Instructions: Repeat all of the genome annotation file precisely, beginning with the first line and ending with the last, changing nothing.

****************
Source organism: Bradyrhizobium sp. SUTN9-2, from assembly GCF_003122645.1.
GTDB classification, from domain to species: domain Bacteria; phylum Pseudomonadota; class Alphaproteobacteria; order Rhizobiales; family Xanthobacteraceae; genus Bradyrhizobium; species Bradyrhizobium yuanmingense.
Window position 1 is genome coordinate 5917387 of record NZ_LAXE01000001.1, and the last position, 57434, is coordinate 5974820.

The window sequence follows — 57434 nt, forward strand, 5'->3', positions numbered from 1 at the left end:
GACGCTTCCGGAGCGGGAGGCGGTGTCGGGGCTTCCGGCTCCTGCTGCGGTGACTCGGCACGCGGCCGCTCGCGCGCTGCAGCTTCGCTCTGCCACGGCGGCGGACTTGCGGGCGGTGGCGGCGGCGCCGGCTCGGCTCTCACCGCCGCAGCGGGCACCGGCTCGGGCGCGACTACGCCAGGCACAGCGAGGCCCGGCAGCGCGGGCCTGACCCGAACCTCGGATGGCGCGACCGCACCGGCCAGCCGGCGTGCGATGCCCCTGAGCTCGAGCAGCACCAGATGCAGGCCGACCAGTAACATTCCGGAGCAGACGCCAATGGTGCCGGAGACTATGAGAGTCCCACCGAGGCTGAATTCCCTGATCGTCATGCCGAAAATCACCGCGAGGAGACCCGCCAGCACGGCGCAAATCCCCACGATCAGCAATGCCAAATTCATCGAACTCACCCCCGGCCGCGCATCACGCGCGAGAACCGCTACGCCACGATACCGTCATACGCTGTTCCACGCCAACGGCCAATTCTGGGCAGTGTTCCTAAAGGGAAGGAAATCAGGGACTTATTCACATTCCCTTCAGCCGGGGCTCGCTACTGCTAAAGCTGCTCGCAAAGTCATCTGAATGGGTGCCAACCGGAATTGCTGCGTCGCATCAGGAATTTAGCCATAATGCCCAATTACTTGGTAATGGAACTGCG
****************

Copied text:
Source organism: Bradyrhizobium sp. SUTN9-2, from assembly GCF_003122645.1.
GTDB classification, from domain to species: domain Bacteria; phylum Pseudomonadota; class Alphaproteobacteria; order Rhizobiales; family Xanthobacteraceae; genus Bradyrhizobium; species Bradyrhizobium yuanmingense.
Window position 1 is genome coordinate 5917387 of record NZ_LAXE01000001.1, and the last position, 57434, is coordinate 5974820.

The window sequence follows — 57434 nt, forward strand, 5'->3', positions numbered from 1 at the left end:
GACGCTTCCGGAGCGGGAGGCGGTGTCGGGGCTTCCGGCTCCTGCTGCGGTGACTCGGCACGCGGCCGCTCGCGCGCTGCAGCTTCGCTCTGCCACGGCGGCGGACTTGCGGGCGGTGGCGGCGGCGCCGGCTCGGCTCTCACCGCCGCAGCGGGCACCGGCTCGGGCGCGACTACGCCAGGCACAGCGAGGCCCGGCAGCGCGGGCCTGACCCGAACCTCGGATGGCGCGACCGCACCGGCCAGCCGGCGTGCGATGCCCCTGAGCTCGAGCAGCACCAGATGCAGGCCGACCAGTAACATTCCGGAGCAGACGCCAATGGTGCCGGAGACTATGAGAGTCCCACCGAGGCTGAATTCCCTGATCGTCATGCCGAAAATCACCGCGAGGAGACCCGCCAGCACGGCGCAAATCCCCACGATCAGCAATGCCAAATTCATCGAACTCACCCCCGGCCGCGCATCACGCGCGAGAACCGCTACGCCACGATACCGTCATACGCTGTTCCACGCCAACGGCCAATTCTGGGCAGTGTTCCTAAAGGGAAGGAAATCAGGGACTTATTCACATTCCCTTCAGCCGGGGCTCGCTACTGCTAAAGCTGCTCGCAAAGTCATCTGAATGGGTGCCAACCGGAATTGCTGCGTCGCATCAGGAATTTAGCCATAATGCCCAATTACTTGGTAATGGAACTGCG